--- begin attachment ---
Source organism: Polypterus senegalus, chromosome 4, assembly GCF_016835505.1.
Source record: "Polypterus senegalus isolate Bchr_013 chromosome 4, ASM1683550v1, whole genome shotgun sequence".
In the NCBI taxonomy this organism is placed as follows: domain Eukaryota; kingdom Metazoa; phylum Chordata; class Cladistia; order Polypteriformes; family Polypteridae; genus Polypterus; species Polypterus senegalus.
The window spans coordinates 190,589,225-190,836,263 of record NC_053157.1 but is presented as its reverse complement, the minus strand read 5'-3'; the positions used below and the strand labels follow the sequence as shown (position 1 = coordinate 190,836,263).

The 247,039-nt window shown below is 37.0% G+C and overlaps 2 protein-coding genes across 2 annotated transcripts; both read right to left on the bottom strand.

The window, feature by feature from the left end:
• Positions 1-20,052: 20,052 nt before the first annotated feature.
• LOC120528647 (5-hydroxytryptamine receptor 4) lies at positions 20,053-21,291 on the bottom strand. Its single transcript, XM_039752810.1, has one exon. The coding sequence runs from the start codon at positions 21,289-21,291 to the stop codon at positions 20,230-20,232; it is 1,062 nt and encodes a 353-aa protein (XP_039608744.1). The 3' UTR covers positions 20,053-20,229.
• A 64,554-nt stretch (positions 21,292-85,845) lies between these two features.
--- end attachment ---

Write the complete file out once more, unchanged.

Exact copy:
Source organism: Polypterus senegalus, chromosome 4, assembly GCF_016835505.1.
Source record: "Polypterus senegalus isolate Bchr_013 chromosome 4, ASM1683550v1, whole genome shotgun sequence".
In the NCBI taxonomy this organism is placed as follows: domain Eukaryota; kingdom Metazoa; phylum Chordata; class Cladistia; order Polypteriformes; family Polypteridae; genus Polypterus; species Polypterus senegalus.
The window spans coordinates 190,589,225-190,836,263 of record NC_053157.1 but is presented as its reverse complement, the minus strand read 5'-3'; the positions used below and the strand labels follow the sequence as shown (position 1 = coordinate 190,836,263).

The 247,039-nt window shown below is 37.0% G+C and overlaps 2 protein-coding genes across 2 annotated transcripts; both read right to left on the bottom strand.

The window, feature by feature from the left end:
• Positions 1-20,052: 20,052 nt before the first annotated feature.
• LOC120528647 (5-hydroxytryptamine receptor 4) lies at positions 20,053-21,291 on the bottom strand. Its single transcript, XM_039752810.1, has one exon. The coding sequence runs from the start codon at positions 21,289-21,291 to the stop codon at positions 20,230-20,232; it is 1,062 nt and encodes a 353-aa protein (XP_039608744.1). The 3' UTR covers positions 20,053-20,229.
• A 64,554-nt stretch (positions 21,292-85,845) lies between these two features.